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We are in the process of moving our SVN repositories from one machine to another one, and with it will come a new domain name for the new repo. The problem is, that within the repository, there are lots of svn:externals references to other projects within the repository. So for example, we have projectA, which has in the svn:externals properties:

external/libraryA svn://oldserver.net/repo/libraryA
external/libraryB svn://oldserver.net/repo/libraryB

...and so on. All of the URL's reference this particular domain name, so it can be easily parsed. Having already learned my lesson, I will migrate these URLs to be "svn://localhost/", but I need to find a way to go through the repository history and rewrite all of the old URLs, so that we can still check out older revisions of these projects without having broken links.

How would I go about doing this?

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What particular lesson is it you're referring to with the "svn://localhost/"-thing? –  conny Oct 15 '08 at 13:25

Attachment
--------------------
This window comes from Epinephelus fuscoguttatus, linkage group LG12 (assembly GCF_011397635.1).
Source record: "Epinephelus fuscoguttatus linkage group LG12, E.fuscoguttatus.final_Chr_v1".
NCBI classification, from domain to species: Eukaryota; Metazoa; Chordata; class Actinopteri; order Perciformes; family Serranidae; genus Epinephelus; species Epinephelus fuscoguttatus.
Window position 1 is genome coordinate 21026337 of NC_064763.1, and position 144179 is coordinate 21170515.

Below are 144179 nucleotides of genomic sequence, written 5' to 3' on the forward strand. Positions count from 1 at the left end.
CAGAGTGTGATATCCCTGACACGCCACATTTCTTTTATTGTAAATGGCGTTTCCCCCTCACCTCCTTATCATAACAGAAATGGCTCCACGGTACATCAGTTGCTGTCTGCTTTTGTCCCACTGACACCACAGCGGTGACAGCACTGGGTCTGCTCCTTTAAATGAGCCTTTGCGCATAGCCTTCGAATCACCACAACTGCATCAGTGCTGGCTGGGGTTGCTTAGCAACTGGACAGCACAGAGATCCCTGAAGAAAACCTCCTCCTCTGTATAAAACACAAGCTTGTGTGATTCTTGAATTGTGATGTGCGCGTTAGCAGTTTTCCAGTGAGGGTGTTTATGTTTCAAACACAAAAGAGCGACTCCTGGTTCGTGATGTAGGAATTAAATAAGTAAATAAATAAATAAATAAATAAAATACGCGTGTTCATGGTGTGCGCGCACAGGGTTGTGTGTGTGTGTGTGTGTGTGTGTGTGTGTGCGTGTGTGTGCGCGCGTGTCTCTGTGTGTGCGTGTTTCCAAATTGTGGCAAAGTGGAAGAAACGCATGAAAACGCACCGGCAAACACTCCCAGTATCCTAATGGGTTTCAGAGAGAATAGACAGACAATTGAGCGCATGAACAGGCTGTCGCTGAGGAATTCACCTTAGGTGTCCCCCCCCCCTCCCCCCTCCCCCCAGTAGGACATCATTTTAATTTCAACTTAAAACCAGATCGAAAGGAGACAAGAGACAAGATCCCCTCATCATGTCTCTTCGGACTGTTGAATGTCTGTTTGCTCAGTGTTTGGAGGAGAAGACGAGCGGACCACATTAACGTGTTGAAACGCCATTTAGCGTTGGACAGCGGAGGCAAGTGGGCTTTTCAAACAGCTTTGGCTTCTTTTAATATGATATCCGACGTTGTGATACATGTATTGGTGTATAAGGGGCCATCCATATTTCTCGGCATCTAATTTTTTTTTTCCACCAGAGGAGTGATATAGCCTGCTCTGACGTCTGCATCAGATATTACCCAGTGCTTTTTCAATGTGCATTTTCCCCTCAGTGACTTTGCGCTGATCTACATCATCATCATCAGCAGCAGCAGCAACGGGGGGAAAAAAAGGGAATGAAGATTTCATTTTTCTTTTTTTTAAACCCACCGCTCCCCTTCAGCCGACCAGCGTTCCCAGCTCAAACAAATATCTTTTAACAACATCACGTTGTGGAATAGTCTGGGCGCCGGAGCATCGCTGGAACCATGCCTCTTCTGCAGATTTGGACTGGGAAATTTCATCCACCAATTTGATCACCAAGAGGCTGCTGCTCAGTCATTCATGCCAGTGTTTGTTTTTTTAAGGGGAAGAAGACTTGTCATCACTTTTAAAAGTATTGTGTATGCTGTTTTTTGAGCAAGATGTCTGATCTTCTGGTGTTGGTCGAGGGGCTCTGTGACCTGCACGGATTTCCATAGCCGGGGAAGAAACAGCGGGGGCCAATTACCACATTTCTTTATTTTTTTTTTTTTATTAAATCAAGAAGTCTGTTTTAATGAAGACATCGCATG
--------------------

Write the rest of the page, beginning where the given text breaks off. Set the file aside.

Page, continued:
I meant, that one should use a generic hostname instead of a specific domain name when possible, because when the domain name changes, I end up with a mess like this. =/ –  Nik Reiman Oct 15 '08 at 13:37
2  
I don't see the need of using the svn://localhost prefix. Do you know that you can use relative URLS? See subversion.tigris.org/svn_1.5_releasenotes.html#externals –  Andrea Francia Nov 22 '09 at 20:43

4 Answers 4

up vote 7 down vote accepted

As you indicated that you still want to be able to check out older revisions, the only solution is really to "rewrite" the entire history (solution D mentioned earlier).

To do this, you should:

1) Dump the contents of the entire repository using svnadmin dump:

$ svnadmin dump /path/to/repos > original-dumpfile
* Dumped revision 0.
* Dumped revision 1.
* Dumped revision 2.
* Dumped revision 3.

2) Edit the dump file, to change the svn:externals URLs. This is the most difficult part: Assuming the repository contains binary data as well, opening the dump file in a plain text editor will most likely corrupt the dump file. I've had good experiences using a so-called "hex-editor", for instance the Freeware Hex Editor XVI32

3) Create a new repository and load the modified dumpfile into it:

$ svnadmin create newrepos
$ svnadmin load newrepos < modified-dumpfile

For more information, you might also be interested in this link:
http://svnbook.red-bean.com/en/1.1/ch05s03.html

NOTE: Subversion 1.5 actually added support for relative URLs in the svn:externals property, which can precisely prevent these sort of problems in the future:
http://subversion.tigris.org/svn_1.5_releasenotes.html#externals

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This is the solution, but you really don't want to open up a -even moderately sized- svn dump file in an editor... 'sed' to the rescue! –  jeroenh Nov 4 '09 at 7:02